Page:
China is stepping up efforts to facilitate initiatives that allow swapping electric-vehicle batteries on-the-go, seeking to further spur the adoption of EVs in the world’s biggest car market.
The government is working to establish common industry standards for the procedure, which allows drivers to pull in and quickly swap out their electric vehicle’s battery rather than having to plug it in to recharge, a procedure that can take hours, people familiar with the matter said.
The goal is to enable drivers to change batteries at any facility, no matter what EV they have, they said, asking not to be identified discussing a private matter.
The efforts highlight the advantages that China, where about half of the world’s EVs are sold, has over other nations in promoting new technologies, given the government has the clout to push changes affecting entire industries. Demand for EVs has been sputtering in China since it lowered subsidies for buyers last July, yet the country’s long-term goal is to phase out gas guzzlers.
A battery-swapping system would not only potentially save time for drivers — one of the biggest issues consumers have with EVs — it could also lower the upfront prices of buying electric vehicles. That’s because consumers would be able to purchase the car and the batteries separately, or possibly just lease the batteries. As part of its planning, the government needs to figure out how taxation should take such scenarios into account, the people said.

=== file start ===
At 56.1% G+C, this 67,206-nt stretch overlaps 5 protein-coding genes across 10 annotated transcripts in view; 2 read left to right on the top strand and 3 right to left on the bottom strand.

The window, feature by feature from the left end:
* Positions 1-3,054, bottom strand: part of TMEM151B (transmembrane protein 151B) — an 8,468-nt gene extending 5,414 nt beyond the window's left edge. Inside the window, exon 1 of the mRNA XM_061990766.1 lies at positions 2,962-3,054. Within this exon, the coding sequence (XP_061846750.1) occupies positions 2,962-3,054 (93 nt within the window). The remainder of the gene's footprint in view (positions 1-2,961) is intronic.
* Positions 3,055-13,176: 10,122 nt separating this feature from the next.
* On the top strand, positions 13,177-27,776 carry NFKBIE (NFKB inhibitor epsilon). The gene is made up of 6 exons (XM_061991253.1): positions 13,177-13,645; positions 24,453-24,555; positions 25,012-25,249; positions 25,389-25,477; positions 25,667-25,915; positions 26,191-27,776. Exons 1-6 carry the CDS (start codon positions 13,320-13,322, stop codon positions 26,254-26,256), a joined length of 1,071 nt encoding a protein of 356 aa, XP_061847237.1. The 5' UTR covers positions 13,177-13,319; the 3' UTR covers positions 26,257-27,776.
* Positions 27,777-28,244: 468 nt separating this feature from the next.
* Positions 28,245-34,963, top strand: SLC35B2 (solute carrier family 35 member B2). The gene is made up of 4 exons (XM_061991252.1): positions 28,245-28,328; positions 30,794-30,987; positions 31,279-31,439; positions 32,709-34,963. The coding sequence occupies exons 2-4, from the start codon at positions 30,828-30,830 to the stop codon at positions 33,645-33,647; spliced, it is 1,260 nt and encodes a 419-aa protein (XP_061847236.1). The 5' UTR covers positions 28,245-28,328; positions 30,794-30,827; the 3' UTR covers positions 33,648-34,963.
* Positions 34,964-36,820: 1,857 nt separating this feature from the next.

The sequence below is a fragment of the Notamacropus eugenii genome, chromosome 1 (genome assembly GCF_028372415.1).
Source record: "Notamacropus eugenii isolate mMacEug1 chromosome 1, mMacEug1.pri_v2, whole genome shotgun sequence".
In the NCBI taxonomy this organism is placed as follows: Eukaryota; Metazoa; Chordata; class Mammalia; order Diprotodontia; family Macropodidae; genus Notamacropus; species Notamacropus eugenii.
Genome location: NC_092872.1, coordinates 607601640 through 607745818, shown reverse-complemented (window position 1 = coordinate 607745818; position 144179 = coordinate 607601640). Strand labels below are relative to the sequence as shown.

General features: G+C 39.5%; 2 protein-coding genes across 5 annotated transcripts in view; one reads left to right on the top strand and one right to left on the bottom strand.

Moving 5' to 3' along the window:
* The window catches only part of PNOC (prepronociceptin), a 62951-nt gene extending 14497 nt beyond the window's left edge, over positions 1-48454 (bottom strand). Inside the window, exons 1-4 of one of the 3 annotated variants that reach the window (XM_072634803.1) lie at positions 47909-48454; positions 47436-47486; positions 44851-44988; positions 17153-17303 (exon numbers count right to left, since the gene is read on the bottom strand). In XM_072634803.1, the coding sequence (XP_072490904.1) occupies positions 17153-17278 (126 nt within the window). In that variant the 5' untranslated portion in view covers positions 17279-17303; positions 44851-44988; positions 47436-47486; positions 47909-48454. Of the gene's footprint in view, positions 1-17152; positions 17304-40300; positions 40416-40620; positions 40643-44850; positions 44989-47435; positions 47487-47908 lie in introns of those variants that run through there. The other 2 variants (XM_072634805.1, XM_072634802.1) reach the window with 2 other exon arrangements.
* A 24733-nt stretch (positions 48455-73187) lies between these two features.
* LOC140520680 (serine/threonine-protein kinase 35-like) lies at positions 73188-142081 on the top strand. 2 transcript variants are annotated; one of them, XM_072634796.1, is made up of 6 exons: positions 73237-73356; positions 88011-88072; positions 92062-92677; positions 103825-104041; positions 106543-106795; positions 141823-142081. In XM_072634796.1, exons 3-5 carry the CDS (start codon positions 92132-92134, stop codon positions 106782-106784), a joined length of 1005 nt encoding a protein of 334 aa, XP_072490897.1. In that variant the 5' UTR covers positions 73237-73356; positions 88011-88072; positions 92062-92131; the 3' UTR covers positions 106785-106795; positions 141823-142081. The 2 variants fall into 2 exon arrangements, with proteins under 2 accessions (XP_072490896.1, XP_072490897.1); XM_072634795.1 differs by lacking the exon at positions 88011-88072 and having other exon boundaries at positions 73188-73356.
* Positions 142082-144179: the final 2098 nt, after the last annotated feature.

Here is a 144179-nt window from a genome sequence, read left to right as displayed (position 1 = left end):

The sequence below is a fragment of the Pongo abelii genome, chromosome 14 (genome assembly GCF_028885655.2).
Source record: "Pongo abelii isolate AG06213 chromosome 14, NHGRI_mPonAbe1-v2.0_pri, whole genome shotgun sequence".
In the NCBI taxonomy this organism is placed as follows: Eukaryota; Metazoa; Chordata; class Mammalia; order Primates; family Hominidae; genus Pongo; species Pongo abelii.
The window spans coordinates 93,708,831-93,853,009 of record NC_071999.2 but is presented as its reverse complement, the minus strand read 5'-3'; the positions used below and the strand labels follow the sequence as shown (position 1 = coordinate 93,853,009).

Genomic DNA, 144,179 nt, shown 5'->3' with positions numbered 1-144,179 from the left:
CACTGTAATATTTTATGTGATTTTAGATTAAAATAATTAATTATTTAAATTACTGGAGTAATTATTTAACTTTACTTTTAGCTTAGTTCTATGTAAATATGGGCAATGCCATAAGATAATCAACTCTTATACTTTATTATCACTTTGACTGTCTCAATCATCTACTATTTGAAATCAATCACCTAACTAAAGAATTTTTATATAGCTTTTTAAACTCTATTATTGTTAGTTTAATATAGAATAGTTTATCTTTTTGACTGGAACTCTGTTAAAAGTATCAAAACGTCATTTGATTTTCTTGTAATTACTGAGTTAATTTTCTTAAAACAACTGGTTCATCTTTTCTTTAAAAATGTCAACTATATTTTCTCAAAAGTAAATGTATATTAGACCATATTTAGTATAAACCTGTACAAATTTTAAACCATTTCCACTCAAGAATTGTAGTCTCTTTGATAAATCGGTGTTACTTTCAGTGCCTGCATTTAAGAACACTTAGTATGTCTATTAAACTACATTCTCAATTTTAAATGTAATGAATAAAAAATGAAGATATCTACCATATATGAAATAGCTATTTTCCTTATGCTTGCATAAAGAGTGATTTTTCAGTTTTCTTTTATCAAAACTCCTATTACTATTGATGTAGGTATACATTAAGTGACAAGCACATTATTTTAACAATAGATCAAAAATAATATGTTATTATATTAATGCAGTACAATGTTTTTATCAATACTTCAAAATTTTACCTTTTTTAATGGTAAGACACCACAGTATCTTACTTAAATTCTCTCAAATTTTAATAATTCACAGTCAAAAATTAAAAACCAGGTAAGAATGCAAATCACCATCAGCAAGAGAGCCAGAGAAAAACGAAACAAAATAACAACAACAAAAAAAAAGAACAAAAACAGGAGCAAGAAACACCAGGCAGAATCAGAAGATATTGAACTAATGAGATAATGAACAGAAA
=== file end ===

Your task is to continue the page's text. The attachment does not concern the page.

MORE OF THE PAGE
In the U.S., Tesla Inc. tested battery-swapping several years ago but didn’t roll out the service on a large scale. The company this month started deliveries to customers from its Shanghai assembly plant, its first outside the U.S., to boost sales in the world’s biggest electric-vehicle market.
China’s Ministry of Industry and Information Technology acknowledged the country’s broad goals regarding its push to promote battery swapping but didn’t comment on details.
“We will actively promote the demonstration application of battery-swap mode and improve the system and standardization,” the ministry wrote in a faxed response to questions. “As the next step, we will optimize the development environment, guide enterprises to improve battery-swap technology, promote the formation of a more mature business model, and further improve the convenience of new energy vehicle usage.”
EV makers including BAIC BluePark New Energy Technology Co. and Nio Inc. have already been testing battery-swap services, which they say take less than three minutes. The carmakers have also offered consumers the option of buying batteries and cars separately.
Yet without common standards, customers have been restricted to using just their own brand’s facilities. BAIC BluePark has set up 187 battery-swap stations in 15 Chinese cities for 16,000 electric-powered taxis, according to the company.